As soon as we arrived, some of the children got onto the boat, road it for a few seconds, and then jumped off to swim back to the pier, probably the only fun they ever got. But most immediately started begging for money. I gave them each a little something, and then said, “photo, photo!” Even though they spoke little English, they sure knew that word!
Some more pictures:
Sorry my finger’s partly in the way of this one:
Apparently we were in one of the richest parts of the country too, right on the boarder with Thailand, one of the few areas allowed to sell products to tourists. The big attraction in Laos is the super cheap fake name brand goods, but Mom and I weren’t interested in that, so we went for about a twenty minute walk, since we only had thirty minutes in Laos. Here’s what we saw.
Mother and daughter shrimp fishing:
Kids watching over their cattle:
Some huts for who knows what:
Mom and I wondered if the proper adjective for everything from Laos was “Lousy.” We joked about that for awhile. Laos sure does have a “Lousy” economy. Here are some “Lousy” ducks:
Here’s “Lousy” snake whiskey. Yes, that’s a real cobra biting its own tail, and “Lousy” doctors prescribe that you drink a small cup twice a day before meals to cure “rheumatism, lumbago, and sweat of limbs.” It’s supposed to make you stronger too.
Nam told us the proper term is “Laotian,” not to be confused with the term “Laodicean” used to describe the church in the city of Laodicea in the New Testament. I sure hope things improve for the Laotians.
After that, we had a nice buffet lunch, then headed to a bustling market street on the boarder of Myanmar (former Burma) and Thailand.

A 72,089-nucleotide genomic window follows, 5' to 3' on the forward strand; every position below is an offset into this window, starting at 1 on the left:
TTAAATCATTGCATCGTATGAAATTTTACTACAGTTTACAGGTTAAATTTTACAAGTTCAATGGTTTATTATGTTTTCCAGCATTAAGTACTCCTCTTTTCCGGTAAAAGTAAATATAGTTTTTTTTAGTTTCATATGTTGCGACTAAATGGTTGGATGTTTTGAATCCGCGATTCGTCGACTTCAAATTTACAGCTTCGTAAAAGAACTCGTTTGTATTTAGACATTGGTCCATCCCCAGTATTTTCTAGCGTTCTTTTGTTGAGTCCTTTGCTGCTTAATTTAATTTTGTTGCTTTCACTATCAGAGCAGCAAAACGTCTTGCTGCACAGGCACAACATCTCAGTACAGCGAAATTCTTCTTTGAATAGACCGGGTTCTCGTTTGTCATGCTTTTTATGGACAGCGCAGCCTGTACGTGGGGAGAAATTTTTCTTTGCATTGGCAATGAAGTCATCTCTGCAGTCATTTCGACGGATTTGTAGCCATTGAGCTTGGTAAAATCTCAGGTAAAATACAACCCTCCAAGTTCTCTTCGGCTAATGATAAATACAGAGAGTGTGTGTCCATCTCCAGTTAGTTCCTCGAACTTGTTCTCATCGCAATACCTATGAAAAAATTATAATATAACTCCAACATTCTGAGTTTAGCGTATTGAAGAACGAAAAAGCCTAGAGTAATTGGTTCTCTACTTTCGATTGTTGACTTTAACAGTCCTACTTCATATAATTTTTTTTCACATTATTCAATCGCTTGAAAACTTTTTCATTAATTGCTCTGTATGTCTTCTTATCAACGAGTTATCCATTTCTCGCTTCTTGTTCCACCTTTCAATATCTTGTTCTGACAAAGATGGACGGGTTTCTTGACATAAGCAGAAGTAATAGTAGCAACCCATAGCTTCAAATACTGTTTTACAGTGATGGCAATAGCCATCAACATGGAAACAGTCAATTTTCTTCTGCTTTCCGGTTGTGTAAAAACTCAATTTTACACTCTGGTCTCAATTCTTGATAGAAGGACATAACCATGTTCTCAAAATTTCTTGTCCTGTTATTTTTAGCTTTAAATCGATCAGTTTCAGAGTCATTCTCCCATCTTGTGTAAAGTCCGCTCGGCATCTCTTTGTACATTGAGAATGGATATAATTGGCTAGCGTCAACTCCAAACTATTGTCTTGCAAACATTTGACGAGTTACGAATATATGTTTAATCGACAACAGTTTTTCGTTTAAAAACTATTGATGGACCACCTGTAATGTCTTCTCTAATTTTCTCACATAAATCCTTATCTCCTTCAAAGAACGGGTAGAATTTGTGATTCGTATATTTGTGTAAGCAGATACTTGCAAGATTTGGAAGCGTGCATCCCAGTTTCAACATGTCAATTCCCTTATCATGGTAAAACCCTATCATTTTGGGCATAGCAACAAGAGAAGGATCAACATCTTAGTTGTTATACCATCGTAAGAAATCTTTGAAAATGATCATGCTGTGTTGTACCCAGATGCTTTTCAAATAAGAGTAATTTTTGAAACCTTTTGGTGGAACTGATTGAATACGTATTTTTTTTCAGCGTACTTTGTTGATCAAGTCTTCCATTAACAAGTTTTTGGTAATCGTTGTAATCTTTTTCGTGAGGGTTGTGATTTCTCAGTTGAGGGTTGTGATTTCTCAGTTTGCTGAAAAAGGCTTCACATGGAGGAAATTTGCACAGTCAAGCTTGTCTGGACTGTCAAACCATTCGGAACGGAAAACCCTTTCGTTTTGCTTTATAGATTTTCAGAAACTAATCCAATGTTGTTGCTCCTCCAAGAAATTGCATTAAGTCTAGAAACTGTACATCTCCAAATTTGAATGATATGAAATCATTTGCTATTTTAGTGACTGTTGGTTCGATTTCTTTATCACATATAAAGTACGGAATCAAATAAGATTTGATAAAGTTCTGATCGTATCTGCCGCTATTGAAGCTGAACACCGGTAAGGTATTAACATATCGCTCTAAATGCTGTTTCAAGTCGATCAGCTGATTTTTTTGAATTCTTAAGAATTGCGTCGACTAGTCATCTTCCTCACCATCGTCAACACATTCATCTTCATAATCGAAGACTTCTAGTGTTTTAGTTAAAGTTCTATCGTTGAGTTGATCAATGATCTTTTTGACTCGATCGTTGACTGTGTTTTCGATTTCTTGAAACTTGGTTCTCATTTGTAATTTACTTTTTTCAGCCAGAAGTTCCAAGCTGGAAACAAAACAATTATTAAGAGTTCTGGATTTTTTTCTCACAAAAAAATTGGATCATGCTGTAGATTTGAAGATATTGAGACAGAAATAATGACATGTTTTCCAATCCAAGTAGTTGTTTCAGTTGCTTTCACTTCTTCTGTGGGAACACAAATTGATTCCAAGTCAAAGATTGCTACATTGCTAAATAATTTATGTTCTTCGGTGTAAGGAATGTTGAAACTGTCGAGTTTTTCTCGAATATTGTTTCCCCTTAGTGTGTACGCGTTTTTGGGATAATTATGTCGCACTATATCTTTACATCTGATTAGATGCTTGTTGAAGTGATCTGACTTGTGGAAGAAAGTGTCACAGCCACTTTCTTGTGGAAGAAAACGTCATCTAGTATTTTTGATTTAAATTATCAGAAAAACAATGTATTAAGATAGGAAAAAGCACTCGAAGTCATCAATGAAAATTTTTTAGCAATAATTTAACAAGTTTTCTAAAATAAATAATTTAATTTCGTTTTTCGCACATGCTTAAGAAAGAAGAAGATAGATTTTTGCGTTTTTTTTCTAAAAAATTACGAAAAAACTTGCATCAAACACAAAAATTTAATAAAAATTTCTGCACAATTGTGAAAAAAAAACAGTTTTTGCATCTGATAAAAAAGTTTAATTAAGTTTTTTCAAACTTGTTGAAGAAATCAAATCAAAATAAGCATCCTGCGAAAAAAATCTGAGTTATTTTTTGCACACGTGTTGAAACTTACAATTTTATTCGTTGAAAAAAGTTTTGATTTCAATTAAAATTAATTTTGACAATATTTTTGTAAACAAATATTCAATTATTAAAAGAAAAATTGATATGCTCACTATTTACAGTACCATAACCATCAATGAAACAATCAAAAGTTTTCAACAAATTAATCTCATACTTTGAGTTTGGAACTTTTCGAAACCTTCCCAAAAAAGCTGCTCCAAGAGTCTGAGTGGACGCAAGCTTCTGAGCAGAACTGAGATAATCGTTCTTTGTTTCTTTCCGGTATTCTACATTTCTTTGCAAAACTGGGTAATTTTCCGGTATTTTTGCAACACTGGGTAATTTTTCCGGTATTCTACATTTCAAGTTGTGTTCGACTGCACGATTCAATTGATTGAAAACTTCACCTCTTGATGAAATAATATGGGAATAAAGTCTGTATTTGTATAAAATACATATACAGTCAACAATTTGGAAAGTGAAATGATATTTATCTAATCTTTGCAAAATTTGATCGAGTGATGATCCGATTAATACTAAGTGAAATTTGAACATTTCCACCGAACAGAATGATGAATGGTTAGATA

Here’s a strange sight in front of a modern clock shop:
Ethnic dolls from the hill tribe peoples:
Woman with an umbrella hat:
Mom and me in front of the border crossing:
We didn’t cross, because that would have cost 500 Baht, or about $16.21 per person. It also takes time off your Thailand VISA because Thailand and Burma have never been on the best of terms. It’s like how India cuts your time in India or denies you all together if you’ve been to Pakistan or have relatives in Pakistan or any connection with Pakistan whatsoever. Israel does that for some places too.
Here’s a peak at Myanmar:
Next, we stopped by some of the hill tribe villages. I felt like we had stepped into a national geographic special:
The bridge into the long neck and long eared villages. Quite wobbly!
Some pictures of the long neck ladies and their weaving:
These were a nomadic or aboriginal people (many of them Christian) who got kicked out of Myanmar, much like the Myanmar refugees I now teach in Oklahoma. At first Thailand didn’t want them either, but now they’re making quite a pretty penny from tourists as a novelty, so the Thai “let them stay.” But they don’t have any legal rights and none of them are allowed citizen cards, even those who were born in Thailand to families who have been living there for a few generations.
We asked why they put those long brass coils around their necks. Some suspect it used to be to protect from tiger bites. Others think it’s just considered beautiful. It looks awfully painful. Some think it’s a symbol of “women’s oppression,” since only women wear them, but in recent years it’s actually helped their status. While the men are out working in the fields (or in many cases are unemployed), the women make scarves and other weavings and look beautiful and exotic for the tourists, bringing in most of the village income. So women are more valued in their culture than ever before. Kind of strange how that works.
Here’s a “long-eared” woman. The tribes are related, but not the same:
Here’s a little tribal girl who hasn’t started wearing the bronze coil yet:
We stopped by a little store on the way back and bought some dried papaya. It was OK, not nearly as good as the kind from the Philippines I bought while I was in the airport there last year. But the chocolate and sesame coconut was really good!
Then we had the long drive back to Chiang Mai and arrived at our hotel about 9:00pm. What a wonderful day!